A (fond) farewell to Zend Framework

March 24th, 2012 | by | freesoftware


I’ve been a Zend Framework user for a while. I’ve been using PHP long enough to appreciate the benefits of a good framework, and developed a number of sophisticated applications using ZF, to have grown a certain fondness for it. Although it has a reputation for being difficult to get into, being slow and being overly complicated – not undeserved accusations, if we’re being honest – there is something quite appealing about it. Well, was, for me at least. ZF 1.11 looks like the last version of the framework I will be using.

Why? The simple answer is ZF 2.0. Having been busily built over the past couple of years one way or another, a number of betas have been released and it looks likely to me that an initial release is a few months away. At this point I need to make a decision about my future use of the framework, and I don’t particularly like what I see.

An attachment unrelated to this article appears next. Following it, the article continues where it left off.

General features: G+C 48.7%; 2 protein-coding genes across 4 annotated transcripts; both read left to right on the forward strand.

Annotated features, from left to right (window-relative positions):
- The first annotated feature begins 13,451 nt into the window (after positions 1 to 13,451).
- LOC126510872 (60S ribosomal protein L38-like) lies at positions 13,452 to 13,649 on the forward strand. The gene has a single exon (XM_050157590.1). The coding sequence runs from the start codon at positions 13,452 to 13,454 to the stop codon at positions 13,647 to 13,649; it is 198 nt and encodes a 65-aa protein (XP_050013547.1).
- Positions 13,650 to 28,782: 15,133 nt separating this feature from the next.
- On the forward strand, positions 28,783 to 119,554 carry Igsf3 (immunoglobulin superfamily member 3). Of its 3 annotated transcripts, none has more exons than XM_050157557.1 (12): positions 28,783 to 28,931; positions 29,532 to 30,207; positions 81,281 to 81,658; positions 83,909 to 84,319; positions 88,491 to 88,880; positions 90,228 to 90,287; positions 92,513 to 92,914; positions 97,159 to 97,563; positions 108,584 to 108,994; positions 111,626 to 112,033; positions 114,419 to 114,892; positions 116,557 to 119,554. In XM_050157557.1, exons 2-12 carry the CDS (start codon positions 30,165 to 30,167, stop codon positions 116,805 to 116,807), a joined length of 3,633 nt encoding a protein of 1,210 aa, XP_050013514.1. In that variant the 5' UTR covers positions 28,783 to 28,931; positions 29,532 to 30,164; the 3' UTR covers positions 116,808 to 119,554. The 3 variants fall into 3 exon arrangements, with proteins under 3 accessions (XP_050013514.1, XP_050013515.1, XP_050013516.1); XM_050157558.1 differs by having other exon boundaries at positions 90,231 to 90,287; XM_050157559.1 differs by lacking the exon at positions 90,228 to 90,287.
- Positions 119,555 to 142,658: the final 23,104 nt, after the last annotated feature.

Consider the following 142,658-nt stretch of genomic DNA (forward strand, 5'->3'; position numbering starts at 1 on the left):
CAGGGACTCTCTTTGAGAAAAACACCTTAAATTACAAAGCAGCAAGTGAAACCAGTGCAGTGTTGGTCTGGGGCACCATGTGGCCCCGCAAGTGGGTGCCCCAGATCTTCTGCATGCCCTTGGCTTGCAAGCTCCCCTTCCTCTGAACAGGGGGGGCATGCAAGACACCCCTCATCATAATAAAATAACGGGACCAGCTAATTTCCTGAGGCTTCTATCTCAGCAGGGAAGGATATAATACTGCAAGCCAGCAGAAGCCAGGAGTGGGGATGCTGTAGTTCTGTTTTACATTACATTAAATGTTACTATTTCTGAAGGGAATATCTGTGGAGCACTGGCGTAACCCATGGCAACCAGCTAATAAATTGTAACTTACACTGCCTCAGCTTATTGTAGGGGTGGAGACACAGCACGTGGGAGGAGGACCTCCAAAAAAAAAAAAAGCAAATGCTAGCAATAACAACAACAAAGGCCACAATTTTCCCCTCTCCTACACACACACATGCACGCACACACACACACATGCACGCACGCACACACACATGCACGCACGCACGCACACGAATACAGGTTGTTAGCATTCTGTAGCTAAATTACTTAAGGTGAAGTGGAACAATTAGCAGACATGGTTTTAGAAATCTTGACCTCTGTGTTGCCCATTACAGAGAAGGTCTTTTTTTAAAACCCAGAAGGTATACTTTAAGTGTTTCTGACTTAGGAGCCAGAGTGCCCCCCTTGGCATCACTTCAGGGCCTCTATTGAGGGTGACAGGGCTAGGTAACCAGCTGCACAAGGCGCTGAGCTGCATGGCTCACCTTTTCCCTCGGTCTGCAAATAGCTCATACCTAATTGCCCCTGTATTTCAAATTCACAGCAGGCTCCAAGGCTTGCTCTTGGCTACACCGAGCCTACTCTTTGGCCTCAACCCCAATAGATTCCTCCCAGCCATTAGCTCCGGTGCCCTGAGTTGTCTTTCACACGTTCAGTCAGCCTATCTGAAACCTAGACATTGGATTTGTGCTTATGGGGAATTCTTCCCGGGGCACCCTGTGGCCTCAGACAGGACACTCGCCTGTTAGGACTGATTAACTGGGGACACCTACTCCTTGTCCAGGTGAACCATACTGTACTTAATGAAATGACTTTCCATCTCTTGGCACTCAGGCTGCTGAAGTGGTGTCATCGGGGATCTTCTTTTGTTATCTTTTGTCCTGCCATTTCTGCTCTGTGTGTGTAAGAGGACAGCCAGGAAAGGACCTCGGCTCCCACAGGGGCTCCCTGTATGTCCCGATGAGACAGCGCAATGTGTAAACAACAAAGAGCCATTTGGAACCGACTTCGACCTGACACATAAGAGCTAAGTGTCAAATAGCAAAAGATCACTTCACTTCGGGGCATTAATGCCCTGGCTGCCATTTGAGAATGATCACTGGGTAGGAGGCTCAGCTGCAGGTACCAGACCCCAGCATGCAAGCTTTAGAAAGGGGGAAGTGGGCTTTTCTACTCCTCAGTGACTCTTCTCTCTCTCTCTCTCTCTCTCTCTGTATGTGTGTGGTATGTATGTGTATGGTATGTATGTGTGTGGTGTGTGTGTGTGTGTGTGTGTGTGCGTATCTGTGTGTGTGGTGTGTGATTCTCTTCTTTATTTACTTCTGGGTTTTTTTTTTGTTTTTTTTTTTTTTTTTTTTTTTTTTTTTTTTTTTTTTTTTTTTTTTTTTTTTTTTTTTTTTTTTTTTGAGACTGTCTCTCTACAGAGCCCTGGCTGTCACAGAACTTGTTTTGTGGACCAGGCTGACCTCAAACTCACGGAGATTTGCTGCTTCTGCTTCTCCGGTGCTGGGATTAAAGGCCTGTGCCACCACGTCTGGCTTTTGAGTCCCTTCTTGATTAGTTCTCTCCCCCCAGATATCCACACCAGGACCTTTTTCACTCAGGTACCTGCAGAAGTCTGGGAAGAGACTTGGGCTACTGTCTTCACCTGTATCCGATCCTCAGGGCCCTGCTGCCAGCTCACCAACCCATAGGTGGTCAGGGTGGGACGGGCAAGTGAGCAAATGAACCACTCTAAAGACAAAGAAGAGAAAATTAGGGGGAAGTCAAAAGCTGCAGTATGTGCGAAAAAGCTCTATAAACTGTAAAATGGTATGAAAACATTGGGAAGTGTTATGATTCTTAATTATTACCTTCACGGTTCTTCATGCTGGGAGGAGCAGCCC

Let’s be quite honest about one thing up-front: I cannot claim to have done any substantial amount of work in ZF 2.0. The criticisms within are all personal opinion based on little more than the most itinerant tinkering.

That said, I actually don’t feel like much of what I’m about to say is unfair, for one simple reason: I have tried to like ZF 2.0. There are of course other PHP frameworks, and I don’t really need to name them, and many of them are initially much nicer to get started on than ZF. Despite all that, I got quite happy with ZF1, and indeed approached ZF2 with the idea that it would take a similar amount of effort to learn to like it. I have attempted to apply that effort. I have failed.